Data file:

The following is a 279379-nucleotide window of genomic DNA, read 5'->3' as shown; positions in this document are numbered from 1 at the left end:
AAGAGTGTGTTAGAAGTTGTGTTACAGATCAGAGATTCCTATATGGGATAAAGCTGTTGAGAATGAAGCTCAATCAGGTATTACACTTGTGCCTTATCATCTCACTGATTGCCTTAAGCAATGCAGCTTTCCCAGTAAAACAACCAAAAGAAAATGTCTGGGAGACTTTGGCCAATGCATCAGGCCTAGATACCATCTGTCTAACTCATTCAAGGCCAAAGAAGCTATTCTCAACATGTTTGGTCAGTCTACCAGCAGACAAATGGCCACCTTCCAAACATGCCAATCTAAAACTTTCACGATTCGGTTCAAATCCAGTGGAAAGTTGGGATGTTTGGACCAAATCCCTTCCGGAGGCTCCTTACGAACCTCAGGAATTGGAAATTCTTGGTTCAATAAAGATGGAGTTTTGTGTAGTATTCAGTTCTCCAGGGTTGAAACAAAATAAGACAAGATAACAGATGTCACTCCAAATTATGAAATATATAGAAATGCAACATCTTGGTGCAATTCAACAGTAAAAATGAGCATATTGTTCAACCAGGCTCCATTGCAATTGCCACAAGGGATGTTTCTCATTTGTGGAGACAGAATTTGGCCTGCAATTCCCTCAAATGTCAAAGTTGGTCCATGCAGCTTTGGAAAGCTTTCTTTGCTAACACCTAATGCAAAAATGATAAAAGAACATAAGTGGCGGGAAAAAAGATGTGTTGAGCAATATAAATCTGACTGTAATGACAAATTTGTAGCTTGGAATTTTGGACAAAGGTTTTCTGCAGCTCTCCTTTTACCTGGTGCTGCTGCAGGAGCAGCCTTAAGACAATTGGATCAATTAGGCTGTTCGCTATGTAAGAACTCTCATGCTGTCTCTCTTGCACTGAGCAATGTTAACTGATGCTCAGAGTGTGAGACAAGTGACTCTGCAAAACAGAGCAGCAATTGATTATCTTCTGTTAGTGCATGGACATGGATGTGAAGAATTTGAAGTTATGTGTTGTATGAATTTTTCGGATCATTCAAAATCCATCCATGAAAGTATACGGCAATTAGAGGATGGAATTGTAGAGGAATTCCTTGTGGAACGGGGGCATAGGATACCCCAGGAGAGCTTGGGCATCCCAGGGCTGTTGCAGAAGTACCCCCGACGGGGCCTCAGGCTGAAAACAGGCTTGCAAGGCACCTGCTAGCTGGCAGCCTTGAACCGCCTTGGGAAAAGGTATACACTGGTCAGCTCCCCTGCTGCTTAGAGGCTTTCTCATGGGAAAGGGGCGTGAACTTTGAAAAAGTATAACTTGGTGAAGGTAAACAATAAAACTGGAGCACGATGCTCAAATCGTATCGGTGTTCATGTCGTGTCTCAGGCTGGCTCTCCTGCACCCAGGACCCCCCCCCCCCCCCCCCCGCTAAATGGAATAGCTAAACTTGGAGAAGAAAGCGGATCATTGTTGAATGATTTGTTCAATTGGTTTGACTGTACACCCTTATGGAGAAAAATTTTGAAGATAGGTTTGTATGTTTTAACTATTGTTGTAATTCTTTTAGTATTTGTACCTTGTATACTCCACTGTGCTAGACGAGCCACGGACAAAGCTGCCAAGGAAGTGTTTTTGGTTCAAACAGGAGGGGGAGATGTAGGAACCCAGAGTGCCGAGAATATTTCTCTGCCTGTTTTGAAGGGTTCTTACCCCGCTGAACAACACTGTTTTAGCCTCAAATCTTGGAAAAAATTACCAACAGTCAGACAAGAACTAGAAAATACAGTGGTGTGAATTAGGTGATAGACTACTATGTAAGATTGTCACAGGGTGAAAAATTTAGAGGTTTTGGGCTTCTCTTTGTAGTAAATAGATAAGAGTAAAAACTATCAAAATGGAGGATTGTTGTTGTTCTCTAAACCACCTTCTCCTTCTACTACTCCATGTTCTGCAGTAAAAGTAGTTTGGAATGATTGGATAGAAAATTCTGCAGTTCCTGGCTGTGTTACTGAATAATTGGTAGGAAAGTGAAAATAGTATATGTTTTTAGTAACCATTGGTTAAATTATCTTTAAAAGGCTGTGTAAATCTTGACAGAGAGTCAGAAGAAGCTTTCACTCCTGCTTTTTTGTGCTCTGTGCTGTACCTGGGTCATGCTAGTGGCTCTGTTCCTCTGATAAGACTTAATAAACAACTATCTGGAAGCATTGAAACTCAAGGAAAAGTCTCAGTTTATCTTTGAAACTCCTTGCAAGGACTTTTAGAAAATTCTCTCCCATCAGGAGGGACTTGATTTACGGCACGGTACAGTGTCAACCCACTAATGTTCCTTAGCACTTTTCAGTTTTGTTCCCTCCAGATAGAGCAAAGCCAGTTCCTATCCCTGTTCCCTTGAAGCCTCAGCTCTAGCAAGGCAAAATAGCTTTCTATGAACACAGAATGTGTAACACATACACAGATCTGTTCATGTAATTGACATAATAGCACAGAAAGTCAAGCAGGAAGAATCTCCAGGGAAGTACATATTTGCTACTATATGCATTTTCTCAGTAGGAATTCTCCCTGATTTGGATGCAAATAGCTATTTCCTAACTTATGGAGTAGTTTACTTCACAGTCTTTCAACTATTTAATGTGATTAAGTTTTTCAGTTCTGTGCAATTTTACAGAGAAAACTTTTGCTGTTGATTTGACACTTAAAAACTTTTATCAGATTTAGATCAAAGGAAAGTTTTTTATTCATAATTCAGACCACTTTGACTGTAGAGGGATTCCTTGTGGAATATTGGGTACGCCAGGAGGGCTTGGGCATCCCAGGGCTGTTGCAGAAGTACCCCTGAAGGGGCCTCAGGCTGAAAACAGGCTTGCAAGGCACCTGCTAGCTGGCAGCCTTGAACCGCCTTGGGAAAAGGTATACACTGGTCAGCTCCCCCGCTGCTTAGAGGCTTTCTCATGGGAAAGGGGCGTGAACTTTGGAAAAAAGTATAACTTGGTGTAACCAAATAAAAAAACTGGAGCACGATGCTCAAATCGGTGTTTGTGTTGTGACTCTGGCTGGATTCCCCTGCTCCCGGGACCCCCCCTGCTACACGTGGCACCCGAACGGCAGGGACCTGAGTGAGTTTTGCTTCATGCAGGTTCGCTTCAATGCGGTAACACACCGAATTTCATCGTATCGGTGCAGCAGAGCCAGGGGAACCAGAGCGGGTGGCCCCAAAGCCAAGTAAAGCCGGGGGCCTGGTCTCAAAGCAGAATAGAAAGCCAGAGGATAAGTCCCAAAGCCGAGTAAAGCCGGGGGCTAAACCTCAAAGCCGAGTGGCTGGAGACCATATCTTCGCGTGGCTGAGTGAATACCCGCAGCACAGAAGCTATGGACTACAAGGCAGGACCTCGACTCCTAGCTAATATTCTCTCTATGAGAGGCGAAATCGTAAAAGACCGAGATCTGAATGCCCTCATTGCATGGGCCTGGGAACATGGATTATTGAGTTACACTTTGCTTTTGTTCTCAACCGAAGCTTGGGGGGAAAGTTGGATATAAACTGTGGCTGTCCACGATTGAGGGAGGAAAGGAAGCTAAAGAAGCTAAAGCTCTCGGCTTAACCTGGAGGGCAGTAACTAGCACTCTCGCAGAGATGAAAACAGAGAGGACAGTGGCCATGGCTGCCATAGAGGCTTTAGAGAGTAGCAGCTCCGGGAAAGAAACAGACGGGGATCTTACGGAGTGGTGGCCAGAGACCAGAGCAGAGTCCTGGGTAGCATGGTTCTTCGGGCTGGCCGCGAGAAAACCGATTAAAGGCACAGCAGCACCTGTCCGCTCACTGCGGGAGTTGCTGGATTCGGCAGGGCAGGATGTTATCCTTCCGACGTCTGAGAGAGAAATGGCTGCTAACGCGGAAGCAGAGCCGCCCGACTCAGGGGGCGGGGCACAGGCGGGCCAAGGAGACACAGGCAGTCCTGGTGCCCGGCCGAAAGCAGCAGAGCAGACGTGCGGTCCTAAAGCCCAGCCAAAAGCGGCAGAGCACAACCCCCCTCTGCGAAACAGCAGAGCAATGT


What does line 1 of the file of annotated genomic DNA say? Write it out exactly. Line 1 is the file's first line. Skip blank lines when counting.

The following is a 279379-nucleotide window of genomic DNA, read 5'->3' as shown; positions in this document are numbered from 1 at the left end: